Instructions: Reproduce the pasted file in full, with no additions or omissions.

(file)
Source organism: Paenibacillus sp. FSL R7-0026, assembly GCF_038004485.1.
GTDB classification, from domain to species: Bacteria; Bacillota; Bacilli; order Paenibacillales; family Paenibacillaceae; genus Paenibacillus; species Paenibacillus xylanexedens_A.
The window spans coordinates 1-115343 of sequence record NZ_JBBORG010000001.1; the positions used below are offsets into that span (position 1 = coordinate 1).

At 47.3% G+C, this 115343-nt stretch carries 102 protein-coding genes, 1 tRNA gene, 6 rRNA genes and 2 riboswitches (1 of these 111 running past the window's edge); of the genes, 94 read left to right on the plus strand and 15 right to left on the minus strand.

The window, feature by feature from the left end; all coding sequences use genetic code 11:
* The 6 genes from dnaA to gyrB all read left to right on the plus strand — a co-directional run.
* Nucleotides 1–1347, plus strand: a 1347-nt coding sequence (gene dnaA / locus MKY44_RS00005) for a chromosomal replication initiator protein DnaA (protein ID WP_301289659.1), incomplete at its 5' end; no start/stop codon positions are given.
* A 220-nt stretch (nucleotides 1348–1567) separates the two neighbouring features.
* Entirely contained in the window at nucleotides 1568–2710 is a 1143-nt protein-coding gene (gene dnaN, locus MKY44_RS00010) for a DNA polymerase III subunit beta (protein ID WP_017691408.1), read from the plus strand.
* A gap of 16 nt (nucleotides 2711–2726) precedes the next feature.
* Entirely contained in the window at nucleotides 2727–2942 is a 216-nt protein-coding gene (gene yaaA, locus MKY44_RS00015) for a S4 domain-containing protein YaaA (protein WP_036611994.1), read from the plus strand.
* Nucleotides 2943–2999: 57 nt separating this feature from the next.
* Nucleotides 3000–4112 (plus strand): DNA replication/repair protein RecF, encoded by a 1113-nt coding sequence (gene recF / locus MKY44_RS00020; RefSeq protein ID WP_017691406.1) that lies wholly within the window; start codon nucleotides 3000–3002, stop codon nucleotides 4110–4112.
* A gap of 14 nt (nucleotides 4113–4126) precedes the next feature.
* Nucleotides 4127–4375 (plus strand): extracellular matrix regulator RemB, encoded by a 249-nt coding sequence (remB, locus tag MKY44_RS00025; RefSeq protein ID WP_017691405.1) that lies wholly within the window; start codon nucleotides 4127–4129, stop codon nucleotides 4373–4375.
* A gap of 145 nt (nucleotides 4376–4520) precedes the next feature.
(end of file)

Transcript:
Source organism: Paenibacillus sp. FSL R7-0026, assembly GCF_038004485.1.
GTDB classification, from domain to species: Bacteria; Bacillota; Bacilli; order Paenibacillales; family Paenibacillaceae; genus Paenibacillus; species Paenibacillus xylanexedens_A.
The window spans coordinates 1-115343 of sequence record NZ_JBBORG010000001.1; the positions used below are offsets into that span (position 1 = coordinate 1).

At 47.3% G+C, this 115343-nt stretch carries 102 protein-coding genes, 1 tRNA gene, 6 rRNA genes and 2 riboswitches (1 of these 111 running past the window's edge); of the genes, 94 read left to right on the plus strand and 15 right to left on the minus strand.

The window, feature by feature from the left end; all coding sequences use genetic code 11:
* The 6 genes from dnaA to gyrB all read left to right on the plus strand — a co-directional run.
* Nucleotides 1–1347, plus strand: a 1347-nt coding sequence (gene dnaA / locus MKY44_RS00005) for a chromosomal replication initiator protein DnaA (protein ID WP_301289659.1), incomplete at its 5' end; no start/stop codon positions are given.
* A 220-nt stretch (nucleotides 1348–1567) separates the two neighbouring features.
* Entirely contained in the window at nucleotides 1568–2710 is a 1143-nt protein-coding gene (gene dnaN, locus MKY44_RS00010) for a DNA polymerase III subunit beta (protein ID WP_017691408.1), read from the plus strand.
* A gap of 16 nt (nucleotides 2711–2726) precedes the next feature.
* Entirely contained in the window at nucleotides 2727–2942 is a 216-nt protein-coding gene (gene yaaA, locus MKY44_RS00015) for a S4 domain-containing protein YaaA (protein WP_036611994.1), read from the plus strand.
* Nucleotides 2943–2999: 57 nt separating this feature from the next.
* Nucleotides 3000–4112 (plus strand): DNA replication/repair protein RecF, encoded by a 1113-nt coding sequence (gene recF / locus MKY44_RS00020; RefSeq protein ID WP_017691406.1) that lies wholly within the window; start codon nucleotides 3000–3002, stop codon nucleotides 4110–4112.
* A gap of 14 nt (nucleotides 4113–4126) precedes the next feature.
* Nucleotides 4127–4375 (plus strand): extracellular matrix regulator RemB, encoded by a 249-nt coding sequence (remB, locus tag MKY44_RS00025; RefSeq protein ID WP_017691405.1) that lies wholly within the window; start codon nucleotides 4127–4129, stop codon nucleotides 4373–4375.
* A gap of 145 nt (nucleotides 4376–4520) precedes the next feature.